Monday, February 16, 2009

Maria Poe Clemm (1790-1871)

Maria Poe was the sister of David Poe, Jr., father of Edgar Poe, making her, by blood, his aunt. When Poe married Maria's daughter Virginia Clemm, she became his mother-in-law by marriage — she also became his "mother" by choice. Poe, Virginia, and Maria were a very close and very loving three-part family from then on. She served, at times, as Poe's adviser, as a financial aid and, occasional, as a literary agent — all in small ways, of course. There is some debate out there that she was a worse influence on Poe than a help, but I'll leave that aside to tell her tragic story today.

Maria outlived two husbands, three children, and one son-in-law before her death on February 16, 1871. When Poe died in 1849, she didn't hear about it right away, and missed his funeral. She left the Fordham Cottage shortly after. She may have given (not sold) the rights to all of her son-in-law's works to a man named Rufus Griswold — a controversial move for many reasons. Besides rumors that Griswold tricked her into this, Griswold was a hated enemy of Poe's and, technically, Maria didn't have the right to sell anything because Poe's closest next of kin was his sister Rosalie Poe in Richmond. Nevertheless, Griswold promised Maria that she would benefit from the multi-volume editions of Poe's works he edited. Or, so he said.

In the 22 years after Poe's death, she struggled to survive. Her only income would have come from doing odd jobs like sewing, selling off autographs of her son-in-law — and, of course, sales from Griswold's collected works of Poe. She was promised that, after the publisher had enough profit to cover initial printing costs, all profit would go to Maria. Desperate, she turned to several people for monetary hand-outs, including Senator Charles Sumner, Harvard President Jared Sparks, poet James Russell Lowell, and, quite famously, Henry Wadsworth Longfellow.

Maria's fourteen surviving letters to Longfellow are a chronicle of her struggles after Poe's death. In March 1850, She offered him a few volumes of Poe's collected works that the publisher had given her (at $2 apiece) and he willingly bought several, thinking she would get the money. She didn't. She was living in Lowell, Massachusetts at the time (the home of Nancy "Annie" Richmond, one of Poe's infatuations at the end of his life) and she requested Longfellow kindly to give her a few of his autographs for "friends" (she likely sold them).

By December 1852, Maria was living in Milford, Connecticut, having left Lowell due to poor health. She planned on heading further South, to family in Louisiana. By February 1857, she was in Brooklyn instead. Later that year, she reported she suffered from "inflammation of the lungs."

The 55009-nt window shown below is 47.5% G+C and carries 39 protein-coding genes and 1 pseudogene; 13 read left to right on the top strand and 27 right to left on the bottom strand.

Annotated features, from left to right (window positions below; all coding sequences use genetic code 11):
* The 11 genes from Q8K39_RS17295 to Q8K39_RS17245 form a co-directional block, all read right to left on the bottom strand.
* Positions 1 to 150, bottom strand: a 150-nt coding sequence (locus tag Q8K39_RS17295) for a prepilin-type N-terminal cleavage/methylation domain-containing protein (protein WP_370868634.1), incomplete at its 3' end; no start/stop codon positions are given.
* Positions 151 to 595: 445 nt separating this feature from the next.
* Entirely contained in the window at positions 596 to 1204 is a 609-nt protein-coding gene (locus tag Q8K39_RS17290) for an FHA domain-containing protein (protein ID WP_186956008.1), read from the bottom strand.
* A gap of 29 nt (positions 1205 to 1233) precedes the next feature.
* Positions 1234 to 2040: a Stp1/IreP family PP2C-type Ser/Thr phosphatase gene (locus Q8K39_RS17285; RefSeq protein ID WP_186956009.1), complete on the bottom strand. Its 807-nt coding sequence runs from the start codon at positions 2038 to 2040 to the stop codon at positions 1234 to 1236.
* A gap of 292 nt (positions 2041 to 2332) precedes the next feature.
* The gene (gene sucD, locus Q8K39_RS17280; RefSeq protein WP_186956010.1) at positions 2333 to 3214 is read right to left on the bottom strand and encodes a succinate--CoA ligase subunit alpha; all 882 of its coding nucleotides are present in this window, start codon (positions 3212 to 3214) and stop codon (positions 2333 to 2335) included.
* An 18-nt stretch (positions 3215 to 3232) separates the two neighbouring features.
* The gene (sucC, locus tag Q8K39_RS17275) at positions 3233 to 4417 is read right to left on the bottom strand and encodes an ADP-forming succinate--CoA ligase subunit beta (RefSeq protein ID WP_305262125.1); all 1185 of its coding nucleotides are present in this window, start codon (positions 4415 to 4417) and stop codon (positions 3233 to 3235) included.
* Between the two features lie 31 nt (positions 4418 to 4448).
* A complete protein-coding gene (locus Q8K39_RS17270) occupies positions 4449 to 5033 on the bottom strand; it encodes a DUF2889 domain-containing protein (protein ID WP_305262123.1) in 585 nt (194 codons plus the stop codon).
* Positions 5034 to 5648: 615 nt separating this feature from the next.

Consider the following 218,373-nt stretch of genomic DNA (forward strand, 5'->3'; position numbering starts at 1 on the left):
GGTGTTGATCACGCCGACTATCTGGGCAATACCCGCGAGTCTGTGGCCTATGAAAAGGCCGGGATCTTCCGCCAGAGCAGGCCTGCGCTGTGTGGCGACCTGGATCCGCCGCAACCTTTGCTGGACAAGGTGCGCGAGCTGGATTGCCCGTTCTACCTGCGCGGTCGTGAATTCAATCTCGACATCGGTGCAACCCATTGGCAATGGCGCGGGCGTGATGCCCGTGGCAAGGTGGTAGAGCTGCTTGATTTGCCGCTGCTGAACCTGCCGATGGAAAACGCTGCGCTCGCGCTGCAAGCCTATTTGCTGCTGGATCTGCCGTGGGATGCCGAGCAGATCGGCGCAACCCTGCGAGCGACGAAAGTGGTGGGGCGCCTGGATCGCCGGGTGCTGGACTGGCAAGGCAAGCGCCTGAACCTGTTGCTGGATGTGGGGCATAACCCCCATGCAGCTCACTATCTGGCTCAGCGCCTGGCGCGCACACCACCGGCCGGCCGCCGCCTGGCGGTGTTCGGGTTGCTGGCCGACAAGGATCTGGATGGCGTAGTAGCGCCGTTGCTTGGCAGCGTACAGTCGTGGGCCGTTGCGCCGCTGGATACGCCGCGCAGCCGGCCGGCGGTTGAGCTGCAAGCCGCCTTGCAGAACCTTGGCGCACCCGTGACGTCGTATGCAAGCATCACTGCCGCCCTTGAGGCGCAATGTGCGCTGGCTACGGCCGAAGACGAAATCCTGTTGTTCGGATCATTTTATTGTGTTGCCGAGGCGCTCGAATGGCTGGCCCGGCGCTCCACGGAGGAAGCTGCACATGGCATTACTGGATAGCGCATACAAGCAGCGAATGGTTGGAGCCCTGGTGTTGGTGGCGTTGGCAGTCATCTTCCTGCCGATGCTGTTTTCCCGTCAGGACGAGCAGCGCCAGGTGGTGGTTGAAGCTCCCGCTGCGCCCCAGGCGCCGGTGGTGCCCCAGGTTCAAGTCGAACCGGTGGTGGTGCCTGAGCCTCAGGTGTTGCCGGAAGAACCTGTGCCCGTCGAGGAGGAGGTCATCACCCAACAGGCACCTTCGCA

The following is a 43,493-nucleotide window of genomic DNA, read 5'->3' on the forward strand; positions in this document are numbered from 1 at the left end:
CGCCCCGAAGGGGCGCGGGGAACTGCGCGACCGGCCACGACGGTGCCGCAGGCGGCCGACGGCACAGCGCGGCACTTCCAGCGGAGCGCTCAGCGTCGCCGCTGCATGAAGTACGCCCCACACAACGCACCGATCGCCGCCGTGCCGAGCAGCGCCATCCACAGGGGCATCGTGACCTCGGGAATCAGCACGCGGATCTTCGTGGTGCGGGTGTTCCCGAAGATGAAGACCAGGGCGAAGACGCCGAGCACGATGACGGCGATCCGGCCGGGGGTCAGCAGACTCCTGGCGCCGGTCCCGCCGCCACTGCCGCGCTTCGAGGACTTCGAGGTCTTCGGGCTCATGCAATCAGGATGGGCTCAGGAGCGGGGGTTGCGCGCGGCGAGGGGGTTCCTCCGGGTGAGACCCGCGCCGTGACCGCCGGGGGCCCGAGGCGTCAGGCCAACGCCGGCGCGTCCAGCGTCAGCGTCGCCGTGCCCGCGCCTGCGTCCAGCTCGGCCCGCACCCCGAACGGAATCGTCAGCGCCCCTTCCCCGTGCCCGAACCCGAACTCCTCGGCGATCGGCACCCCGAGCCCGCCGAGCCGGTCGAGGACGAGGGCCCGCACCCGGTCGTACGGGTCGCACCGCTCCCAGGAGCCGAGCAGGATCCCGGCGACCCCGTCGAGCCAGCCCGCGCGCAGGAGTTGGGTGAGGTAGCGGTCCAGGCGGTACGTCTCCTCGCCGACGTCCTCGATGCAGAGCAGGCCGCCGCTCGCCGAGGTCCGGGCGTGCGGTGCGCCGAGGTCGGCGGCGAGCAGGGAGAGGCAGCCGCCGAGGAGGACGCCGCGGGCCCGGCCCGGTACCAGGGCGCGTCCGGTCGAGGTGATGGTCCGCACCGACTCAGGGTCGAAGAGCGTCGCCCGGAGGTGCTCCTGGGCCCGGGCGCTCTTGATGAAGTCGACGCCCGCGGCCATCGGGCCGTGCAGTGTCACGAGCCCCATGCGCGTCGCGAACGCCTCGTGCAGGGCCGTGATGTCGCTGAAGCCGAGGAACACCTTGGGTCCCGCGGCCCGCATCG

By October 1858, she was living with the Johnston family in Alexandria, Virginia. She noted that she was still waiting for the publishers to finish bringing in enough profit from their initial publication of Poe's collected works by Griswold. Eight years after its printing, the publisher most certainly had covered their costs; Maria would never see profit from Griswold's edition.

Maria Clemm never made it further South than Virginia and Maryland. Her plans to Louisiana came up just as the country was on the eve of Civil War, not making travel for an old lady advisable. For a time, she instead found herself in Muskingham, Ohio. She finally was put up in the Church Home in Baltimore by about 1863, if not earlier. It was essentially a nursing home but, years before, it had been a hospital — the same hospital were Edgar Poe died on October 7, 1849. Maria died, perhaps unknowingly, in the same building where her beloved son-in-law had died 22 years earlier. She was 81 years old, and penniless.

Till the end of her life, she defended Poe as best she could. To James Russell Lowell in 1850, she wrote: "He was noble, generous, affectionate, and most amiable (Dr. Griswold's assertion notwithstanding). Poor poor Eddie, it matters little to him now, but it almost breaks my heart to hear him spoken of so unkindly and untrue." We could ask today, did Griswold cause more harm to Poe, or to Mrs. Clemm?

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